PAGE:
Inscriptions of Ashoka
In 1969, Mr and Mrs Jean Bourgeois of Belgium discovered an interesting inscription on a vertical slab of stone near the top of a hill, on the left or eastern bank of the Laghman river and near the modern track which goes up the Laghman valley up to the confluence of the rivers Alisang and Alingar and ultimately reaches Metaghlam, the headquarter of the province pf Laghman in Afghanistan. This hill or ridge, called Sultan Baba, is not far from the village of Qarghai and Shalatak.
The inscription consists of six lines is composed in Aramaic script. It has been edited by A Dupont-Sommer (1970), H Humbach (1973), M N Bogolubov (1973) and V A Livshitz and I Sh Shifman (1977). From henceforth we refer this inscription as Laghman Sultan Baba edict.
Not far from the above site, in the valley of Laghman and on the left bank of the Laghman river, there is another cliff known as Sam Baba. These two cliffs, Sultan Baba and Sam Baba is about 2 km distance. In 1973, an another Aramaic inscription slab is discovered on Sam Baba cliff by G D Davary.
This record, consists of ten lines and composed in Aramaic script, has been edited by Davary himself, H Humbach (1974) and L V Livshitz and I Sh Shifman (1977). From hencefortj, this inscription is referred as Laghman Sam Baba edict.
Laghman Sultan Baba Aramaic Edict
English translation by B N Mukherjee
(Line 1-3) “In the year 16, king Priyadarsi scattered abundantly (i.e. dispersed) and pushed out of (or expelled from) the prosperous [population] the lovers of what is hunting of creatures and fishes and what (i.e. that which) is worthless (or empty) work”.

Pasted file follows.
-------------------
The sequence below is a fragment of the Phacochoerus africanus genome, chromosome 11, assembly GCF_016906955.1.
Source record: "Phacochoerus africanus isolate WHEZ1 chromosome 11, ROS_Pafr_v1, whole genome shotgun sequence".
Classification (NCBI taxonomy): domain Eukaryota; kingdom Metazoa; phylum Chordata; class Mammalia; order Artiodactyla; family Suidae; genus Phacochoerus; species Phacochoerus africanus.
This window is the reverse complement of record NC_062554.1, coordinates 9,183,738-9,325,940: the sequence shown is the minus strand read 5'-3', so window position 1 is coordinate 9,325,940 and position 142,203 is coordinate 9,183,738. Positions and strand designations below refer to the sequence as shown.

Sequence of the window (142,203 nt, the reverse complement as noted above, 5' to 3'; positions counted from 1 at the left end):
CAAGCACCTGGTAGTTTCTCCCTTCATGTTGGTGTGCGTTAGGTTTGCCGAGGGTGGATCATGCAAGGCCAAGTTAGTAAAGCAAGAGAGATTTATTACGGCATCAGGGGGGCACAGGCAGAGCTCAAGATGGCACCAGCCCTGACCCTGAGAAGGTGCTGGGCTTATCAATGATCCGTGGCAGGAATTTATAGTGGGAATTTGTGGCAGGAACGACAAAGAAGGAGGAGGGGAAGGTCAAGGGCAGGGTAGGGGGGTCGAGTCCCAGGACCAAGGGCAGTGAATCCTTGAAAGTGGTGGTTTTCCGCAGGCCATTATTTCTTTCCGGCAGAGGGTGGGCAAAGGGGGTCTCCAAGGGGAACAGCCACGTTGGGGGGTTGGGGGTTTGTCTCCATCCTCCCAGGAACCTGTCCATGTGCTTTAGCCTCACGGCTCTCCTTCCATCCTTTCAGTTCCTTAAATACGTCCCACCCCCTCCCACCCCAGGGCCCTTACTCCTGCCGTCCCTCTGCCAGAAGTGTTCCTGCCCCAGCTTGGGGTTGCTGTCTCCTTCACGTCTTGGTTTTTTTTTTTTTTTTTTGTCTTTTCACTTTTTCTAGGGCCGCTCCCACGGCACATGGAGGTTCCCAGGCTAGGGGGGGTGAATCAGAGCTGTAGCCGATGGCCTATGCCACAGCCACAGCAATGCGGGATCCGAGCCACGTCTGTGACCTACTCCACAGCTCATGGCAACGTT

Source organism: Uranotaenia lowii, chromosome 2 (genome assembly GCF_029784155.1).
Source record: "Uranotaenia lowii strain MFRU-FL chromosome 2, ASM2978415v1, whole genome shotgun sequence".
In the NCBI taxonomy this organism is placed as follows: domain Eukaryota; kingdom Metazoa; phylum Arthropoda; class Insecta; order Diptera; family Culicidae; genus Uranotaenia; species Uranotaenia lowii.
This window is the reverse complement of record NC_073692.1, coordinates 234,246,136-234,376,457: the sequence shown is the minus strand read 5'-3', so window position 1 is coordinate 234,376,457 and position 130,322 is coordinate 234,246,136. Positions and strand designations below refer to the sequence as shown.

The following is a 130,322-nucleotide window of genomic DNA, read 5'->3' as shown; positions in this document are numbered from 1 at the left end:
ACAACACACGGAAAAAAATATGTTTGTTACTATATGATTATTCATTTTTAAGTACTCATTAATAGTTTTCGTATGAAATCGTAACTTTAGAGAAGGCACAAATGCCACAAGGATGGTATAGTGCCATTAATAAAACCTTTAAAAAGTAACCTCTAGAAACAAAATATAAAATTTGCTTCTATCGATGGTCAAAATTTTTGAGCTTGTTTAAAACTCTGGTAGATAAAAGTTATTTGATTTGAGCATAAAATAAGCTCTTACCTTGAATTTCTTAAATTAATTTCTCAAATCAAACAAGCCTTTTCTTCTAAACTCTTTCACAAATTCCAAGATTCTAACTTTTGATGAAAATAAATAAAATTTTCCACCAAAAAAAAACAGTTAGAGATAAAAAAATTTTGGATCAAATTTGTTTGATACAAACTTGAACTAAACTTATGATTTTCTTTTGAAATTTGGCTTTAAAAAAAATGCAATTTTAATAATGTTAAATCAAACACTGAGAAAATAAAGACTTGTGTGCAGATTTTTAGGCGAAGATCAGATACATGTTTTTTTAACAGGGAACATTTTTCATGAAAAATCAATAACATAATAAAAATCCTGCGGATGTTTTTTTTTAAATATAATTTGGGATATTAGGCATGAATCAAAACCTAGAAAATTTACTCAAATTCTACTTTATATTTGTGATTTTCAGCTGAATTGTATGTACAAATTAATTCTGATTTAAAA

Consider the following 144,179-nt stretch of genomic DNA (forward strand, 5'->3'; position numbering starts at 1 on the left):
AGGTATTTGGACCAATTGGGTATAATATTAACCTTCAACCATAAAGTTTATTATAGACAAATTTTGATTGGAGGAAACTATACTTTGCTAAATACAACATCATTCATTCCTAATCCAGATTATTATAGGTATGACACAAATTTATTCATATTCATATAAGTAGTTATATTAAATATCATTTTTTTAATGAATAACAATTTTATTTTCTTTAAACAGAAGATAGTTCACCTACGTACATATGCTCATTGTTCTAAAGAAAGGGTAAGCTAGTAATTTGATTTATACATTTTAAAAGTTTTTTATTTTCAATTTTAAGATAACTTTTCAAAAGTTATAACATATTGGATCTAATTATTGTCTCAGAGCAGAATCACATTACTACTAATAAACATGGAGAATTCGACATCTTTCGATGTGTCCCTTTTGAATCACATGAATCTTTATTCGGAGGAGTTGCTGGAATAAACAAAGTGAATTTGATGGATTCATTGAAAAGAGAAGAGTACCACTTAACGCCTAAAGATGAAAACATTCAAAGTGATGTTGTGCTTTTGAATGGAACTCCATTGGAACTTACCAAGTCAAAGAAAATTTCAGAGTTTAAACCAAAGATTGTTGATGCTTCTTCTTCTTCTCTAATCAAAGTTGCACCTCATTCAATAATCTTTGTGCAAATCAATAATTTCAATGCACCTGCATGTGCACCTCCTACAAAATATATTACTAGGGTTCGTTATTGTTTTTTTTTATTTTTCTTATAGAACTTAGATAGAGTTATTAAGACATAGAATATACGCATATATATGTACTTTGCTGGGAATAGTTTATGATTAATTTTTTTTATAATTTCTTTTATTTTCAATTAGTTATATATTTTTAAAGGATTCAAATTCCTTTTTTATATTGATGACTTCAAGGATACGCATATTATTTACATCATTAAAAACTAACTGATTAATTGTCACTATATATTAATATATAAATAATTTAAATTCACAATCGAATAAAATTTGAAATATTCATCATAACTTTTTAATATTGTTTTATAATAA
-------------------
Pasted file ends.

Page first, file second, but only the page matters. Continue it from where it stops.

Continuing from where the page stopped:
(Line 3-5) “300 bows [measure] this mountain named Tdmr. This road is Krpty (Karapathi), [so] it is said. [From here] the garden is more than 120 [bows distant]. Trt’ is [from] here 100 [bows distant]. The height [of the mountain is] 80 [bows]” [or “Trt’ is [from] here [distant by] 100 in addition to 80 [bows]”].
(Line 6) “With the judge [named] W’su.”
Laghman Sam Baba Edict
English translation by B N Mukherjee
(Line 1-5) “In the month [of] Elul (Ululu) [of] the year 16 king Priyadarsi scattered abundantly (i.e. dispersed) [and] pushed out of (or expelled from) the prosperous [population] [those who] rush [after] what is hunting of fishes and creatures [and] the lovers of what (i.e. that which) is worthless (or empty) work.”
(Line 5-8)”500 (?) bows [measure] this mountain named ‘hwty. This road [is] Krpty (Karapathi), [so] it is said. Towards the garden [the disance is] 300 [bows]. Trt’ is [from] here 13 [bows]. The height [of the mountain] is 200 [bows]” [or “Trt’ is [from] here 13 [bows] in addition to 200 [bows]”].
(Line 8-9) “The scribe ….. with (i.e. together with) W’su the judge [and] the pure [one].”
(Line 10) “Whsu, the dispenser of meritorious work, the governor the pure [one] [and] (settler of guilt and punishment ?).”
Worthless work – This might refer to the worthless ceremonies, performed at various occasions, enumerated by Ashoka in his Rock Edict (RE) IX.
Karapathi – Karapathi stands for ‘military road’ or lord’s way’. This suggests that mountains on which these inscriptions were found was located on the royal road. This puts Laghman area as a topographically important region during Ashoka’s time.
Qst’ or Qasta (bows) – This unit of measurement is used to indicate inter alia the distances between the sites. This is the third unit of measurement found in Ashoka’s edicts, the other two are yojana and kosa.
The garden from Sultan Baba hill is said to be 120 bows far while from Sam Baba it is 300 bows. Both these mountains are about 2 km apart which concludes that 180 bows equals to approximately 2 km. This means 1 qst’ (bow) equals to 11.1 meters.